Jen Elizabeth shares her harrowing story from childhood trauma to deep addiction on the 24th Episode of The Courage To Change: A Recovery Podcast. She grew up in a home with a mentally ill mother, who had bipolar Munchausen and Munchausen by proxy. Her family moved from Santa Barbara to Mobile, Alabama to join a cult when she was 2.5 years old. At five years old, she was molested by the main leader of the cult as a rite of passage for her family. Jen has since dedicated her life to addiction recovery and healing from childhood trauma. She is 8 years sober, the mother of two beautiful children, and a recognized writer, speaker and recovery activist. You can listen to Jen’s remarkable story in its entirety here.


Jen grew up with a mother who was bipolar and also suffered from Munchausen and Munchausen by proxy. According to WebMD, Munchausen syndrome is a mental disorder in which a person repeatedly and deliberately acts as if he or she has a physical or mental illness when he or she is not really sick. Munchausen by proxy is a psychological disorder marked by attention-seeking behavior by a caregiver through those who are in their care.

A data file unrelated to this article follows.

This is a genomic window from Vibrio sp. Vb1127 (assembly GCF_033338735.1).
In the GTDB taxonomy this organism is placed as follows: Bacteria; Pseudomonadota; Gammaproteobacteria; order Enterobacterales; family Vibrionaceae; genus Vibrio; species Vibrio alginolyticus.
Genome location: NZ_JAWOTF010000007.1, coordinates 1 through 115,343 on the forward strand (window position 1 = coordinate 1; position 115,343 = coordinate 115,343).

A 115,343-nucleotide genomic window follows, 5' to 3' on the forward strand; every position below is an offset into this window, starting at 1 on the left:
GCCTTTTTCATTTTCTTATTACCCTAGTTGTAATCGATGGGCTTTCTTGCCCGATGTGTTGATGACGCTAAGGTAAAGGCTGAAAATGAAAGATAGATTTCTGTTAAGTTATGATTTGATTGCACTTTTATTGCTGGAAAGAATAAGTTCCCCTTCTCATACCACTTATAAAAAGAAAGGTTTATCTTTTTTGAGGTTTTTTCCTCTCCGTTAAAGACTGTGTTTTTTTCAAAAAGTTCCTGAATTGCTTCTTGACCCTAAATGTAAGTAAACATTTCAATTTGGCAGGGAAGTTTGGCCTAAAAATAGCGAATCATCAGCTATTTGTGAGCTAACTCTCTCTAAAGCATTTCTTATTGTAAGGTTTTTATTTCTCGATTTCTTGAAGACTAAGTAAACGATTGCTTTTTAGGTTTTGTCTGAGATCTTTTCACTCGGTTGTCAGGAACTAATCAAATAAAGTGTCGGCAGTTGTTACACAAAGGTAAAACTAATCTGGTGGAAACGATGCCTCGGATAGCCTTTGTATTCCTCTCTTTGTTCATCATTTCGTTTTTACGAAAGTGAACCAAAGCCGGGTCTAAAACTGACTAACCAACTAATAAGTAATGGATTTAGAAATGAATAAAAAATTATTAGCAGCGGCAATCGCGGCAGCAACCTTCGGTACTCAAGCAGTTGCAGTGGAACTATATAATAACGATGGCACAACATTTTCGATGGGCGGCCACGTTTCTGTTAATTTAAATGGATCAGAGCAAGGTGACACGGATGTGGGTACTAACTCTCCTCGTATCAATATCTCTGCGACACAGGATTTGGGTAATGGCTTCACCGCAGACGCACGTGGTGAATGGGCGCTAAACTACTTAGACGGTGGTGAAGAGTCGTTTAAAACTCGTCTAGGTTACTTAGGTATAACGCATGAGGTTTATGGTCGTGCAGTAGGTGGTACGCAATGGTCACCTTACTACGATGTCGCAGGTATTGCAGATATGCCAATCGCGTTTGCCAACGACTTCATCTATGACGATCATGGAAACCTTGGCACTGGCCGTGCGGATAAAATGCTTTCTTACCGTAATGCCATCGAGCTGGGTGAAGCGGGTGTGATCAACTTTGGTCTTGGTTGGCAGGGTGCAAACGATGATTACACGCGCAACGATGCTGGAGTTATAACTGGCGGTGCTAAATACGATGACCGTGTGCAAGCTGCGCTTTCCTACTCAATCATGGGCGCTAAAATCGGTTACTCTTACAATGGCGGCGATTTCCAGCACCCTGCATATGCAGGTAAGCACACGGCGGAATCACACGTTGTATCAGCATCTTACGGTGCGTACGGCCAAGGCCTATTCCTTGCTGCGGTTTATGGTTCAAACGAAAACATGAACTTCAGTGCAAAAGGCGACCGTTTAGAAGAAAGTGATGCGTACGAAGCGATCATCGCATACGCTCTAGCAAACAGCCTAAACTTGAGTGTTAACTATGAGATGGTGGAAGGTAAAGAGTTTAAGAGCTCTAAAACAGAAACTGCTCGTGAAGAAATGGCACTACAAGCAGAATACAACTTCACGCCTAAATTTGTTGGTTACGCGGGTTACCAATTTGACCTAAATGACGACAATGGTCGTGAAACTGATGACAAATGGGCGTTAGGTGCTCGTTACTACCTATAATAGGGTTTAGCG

As a little girl, Jen remembers her mother repeatedly trying to kill herself. She begged and pleaded, but her mom would not stop, “she always did it when I was home, and I would have to beg her, because at that time, I was little, and I thought every single time was real.” She vividly remembers searching the streets with the police looking for her mother thinking, “why doesn’t she want to live for me?” 

Jen’s mother suffered with depression, opioid addiction and a multitude of illnesses. When Jen’s brother was born, her mother always had him in the doctor’s office, “she swore he had seizures, and I never saw a seizure, she had him on lots of medicine,” recalls Jen.